constant state of wait

Wonderland Trail 2018

So maybe my last post had an unintended Eeyore vibe. Or maybe people are prone to project how they would feel approaching 40, living part-time in a friend’s basement, which explains all the well-meaning you okay? messages. One, I’m flattered folks make time to read my fluff, especially after an 11 month absence. Two, I would like the record to show, I am okay. I am not depressed. I’m not even sad. There’s a fine line, yet spectacular difference, between depression and total awareness of exactly where you’re at. I’ve experienced a depressive state. This is not that. 

Epic adventures (journeys, experiences, whatever you want to call them) inevitably impact you in some way, and my scrapbook moments redesigned the mental makeup of my brain. Since Metaphor is my native language, let me explain via a game of Hammerschlagen.

Imagine the smooth surface of a freshly cut wooden stump. That’s your life. Each nail represents an experience. The more nails, the more experiences. If you’ve seen veteran wooden stump, you know you can pack a lot of nails into life.

Mount Whitney, Pacific Crest Trail 2017

Only for some reason, instead of finding free space on the Life Board, it’s like all of my nails are stacking on top of each other, invisible moments jumping up and down on the tiny nail head, one on top of another, each adventure driving the epic-ness deeper into the surface of my life, pushing the normal down, pinning life as I knew it before down below the nail. With each experience, each nail, it takes longer and longer to crawl back to the surface, out from underneath where epic ends and normal begins. And as I claw my way up to the flat plane of the smooth wood, instead of breathing in the normal all around me, my flailing arms absorb splinter after splinter as I reach for the stack of nails, the epic of life just out of reach, so close, yet lifetimes away. I’m in this constant state of wait, searching for the top of a tiny nail, suffocated by the everyday.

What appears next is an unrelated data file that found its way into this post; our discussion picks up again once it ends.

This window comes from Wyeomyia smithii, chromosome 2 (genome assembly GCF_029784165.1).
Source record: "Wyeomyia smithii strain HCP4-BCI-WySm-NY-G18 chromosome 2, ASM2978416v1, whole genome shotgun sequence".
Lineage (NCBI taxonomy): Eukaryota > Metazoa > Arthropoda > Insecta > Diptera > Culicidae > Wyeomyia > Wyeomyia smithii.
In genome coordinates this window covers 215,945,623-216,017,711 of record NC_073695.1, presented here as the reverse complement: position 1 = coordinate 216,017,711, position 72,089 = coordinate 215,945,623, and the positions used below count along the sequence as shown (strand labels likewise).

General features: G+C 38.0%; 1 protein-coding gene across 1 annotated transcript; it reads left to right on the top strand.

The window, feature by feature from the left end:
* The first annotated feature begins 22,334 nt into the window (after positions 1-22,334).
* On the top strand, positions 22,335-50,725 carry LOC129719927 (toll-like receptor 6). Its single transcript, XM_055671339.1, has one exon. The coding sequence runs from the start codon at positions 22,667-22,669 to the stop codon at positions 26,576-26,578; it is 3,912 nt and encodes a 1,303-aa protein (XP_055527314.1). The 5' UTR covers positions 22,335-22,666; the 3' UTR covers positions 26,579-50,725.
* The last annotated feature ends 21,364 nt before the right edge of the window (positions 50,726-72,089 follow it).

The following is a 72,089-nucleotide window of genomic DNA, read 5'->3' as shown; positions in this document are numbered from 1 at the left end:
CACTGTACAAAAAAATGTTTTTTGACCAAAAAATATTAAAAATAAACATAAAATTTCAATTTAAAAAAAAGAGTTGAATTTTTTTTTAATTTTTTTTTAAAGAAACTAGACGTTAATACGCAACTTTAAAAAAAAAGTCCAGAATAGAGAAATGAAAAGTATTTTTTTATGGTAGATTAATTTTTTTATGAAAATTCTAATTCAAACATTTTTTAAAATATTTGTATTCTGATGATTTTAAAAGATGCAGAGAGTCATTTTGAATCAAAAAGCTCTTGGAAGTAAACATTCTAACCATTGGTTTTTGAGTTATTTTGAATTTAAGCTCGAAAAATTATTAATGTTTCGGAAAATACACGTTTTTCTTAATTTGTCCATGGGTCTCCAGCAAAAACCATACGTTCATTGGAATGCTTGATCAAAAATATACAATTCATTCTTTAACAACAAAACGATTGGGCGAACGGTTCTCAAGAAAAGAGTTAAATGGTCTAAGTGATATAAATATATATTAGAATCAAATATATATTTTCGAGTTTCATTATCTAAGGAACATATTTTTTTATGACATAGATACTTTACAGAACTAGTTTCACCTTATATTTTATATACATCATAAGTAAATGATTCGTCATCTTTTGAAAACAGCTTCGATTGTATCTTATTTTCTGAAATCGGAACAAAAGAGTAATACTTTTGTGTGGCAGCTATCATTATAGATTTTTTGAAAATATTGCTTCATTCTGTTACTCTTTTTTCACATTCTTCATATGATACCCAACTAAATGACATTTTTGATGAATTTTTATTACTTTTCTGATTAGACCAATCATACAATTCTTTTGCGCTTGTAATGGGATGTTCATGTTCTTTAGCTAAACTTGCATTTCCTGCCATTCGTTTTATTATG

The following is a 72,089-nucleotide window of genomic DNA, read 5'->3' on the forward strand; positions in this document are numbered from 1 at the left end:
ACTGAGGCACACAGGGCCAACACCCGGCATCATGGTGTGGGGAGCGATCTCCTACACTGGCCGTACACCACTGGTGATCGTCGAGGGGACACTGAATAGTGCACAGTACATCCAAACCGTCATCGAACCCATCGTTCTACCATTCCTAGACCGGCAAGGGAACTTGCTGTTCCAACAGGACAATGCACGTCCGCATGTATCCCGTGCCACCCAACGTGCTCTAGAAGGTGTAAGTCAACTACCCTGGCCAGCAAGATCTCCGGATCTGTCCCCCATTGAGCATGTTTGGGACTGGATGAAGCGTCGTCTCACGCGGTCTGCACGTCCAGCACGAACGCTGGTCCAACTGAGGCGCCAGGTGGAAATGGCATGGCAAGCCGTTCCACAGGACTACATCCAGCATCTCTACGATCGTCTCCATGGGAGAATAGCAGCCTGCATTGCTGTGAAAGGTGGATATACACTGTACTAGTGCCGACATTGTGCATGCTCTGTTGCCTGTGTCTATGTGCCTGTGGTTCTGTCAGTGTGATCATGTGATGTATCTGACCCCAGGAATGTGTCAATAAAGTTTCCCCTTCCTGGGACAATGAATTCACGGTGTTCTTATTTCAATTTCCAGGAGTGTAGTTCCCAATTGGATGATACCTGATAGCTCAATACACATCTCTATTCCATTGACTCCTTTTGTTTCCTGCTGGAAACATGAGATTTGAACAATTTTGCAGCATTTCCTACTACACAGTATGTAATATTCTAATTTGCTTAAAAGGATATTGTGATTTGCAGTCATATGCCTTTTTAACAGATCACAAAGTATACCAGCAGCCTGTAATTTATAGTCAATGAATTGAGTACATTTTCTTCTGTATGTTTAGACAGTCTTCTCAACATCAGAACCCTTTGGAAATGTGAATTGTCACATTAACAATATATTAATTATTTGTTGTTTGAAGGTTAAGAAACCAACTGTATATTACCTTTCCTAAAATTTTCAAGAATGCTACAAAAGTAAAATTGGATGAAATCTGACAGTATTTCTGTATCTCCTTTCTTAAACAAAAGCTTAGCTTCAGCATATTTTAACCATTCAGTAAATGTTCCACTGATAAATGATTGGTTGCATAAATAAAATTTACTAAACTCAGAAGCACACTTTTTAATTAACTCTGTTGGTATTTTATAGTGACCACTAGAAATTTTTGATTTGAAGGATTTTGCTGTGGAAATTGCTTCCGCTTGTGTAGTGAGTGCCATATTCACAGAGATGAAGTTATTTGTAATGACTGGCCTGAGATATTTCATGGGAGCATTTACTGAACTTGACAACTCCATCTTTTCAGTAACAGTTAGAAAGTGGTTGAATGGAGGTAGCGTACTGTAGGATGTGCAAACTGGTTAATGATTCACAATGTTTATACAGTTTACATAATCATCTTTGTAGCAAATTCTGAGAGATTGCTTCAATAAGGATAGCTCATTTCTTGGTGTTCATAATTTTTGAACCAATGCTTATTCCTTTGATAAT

I have yet to identify the role the hammer plays in this scenario. Maybe that’s the key to the puzzle.

Mount Katahdin, Appalachian Trail 2015

A few months back I was trying to explain my state of mind to my sister and she said something that was both difficult and reassuring to hear, “So maybe this bad or what’s wrong with us, but I don’t think many people have the kind of fulfillment or happiness you are looking for in every day. I think what you’re describing right now, how you feel, I think that’s just regular life, for like, most people. It’s normal.” 

So there it is. I’m normal. Think of me as that passenger in your car who’s reading out every sign they can read as the car zooms by. Street signs, store signs, billboards, neon lights, license plates. They aren’t announcing something good or bad or exciting, they’re simply announcing what is.

And I’m totally aware of what is.

Which leads me to my next announcement: the other fork in the road is dead.

Isle of Skye, Scotland 2014

5 Replies to “constant state of wait”

  1. I don’t know what to think. I have absolutely loved The Other Fork: it’s one of the only two blogs which has totally engaged me, and I will treasure everything about it. I think we should all always look for as much happiness and fulfilment every day of our life as we can possibly find, and also to value ‘what is’, if that makes sense.

    Like

    1. You’re so kind Susan! Don’t worry, I’ll still write. It’s more of a conceptual death. I’ll explain more soon 🙂 So great to hear from you!!

      Like

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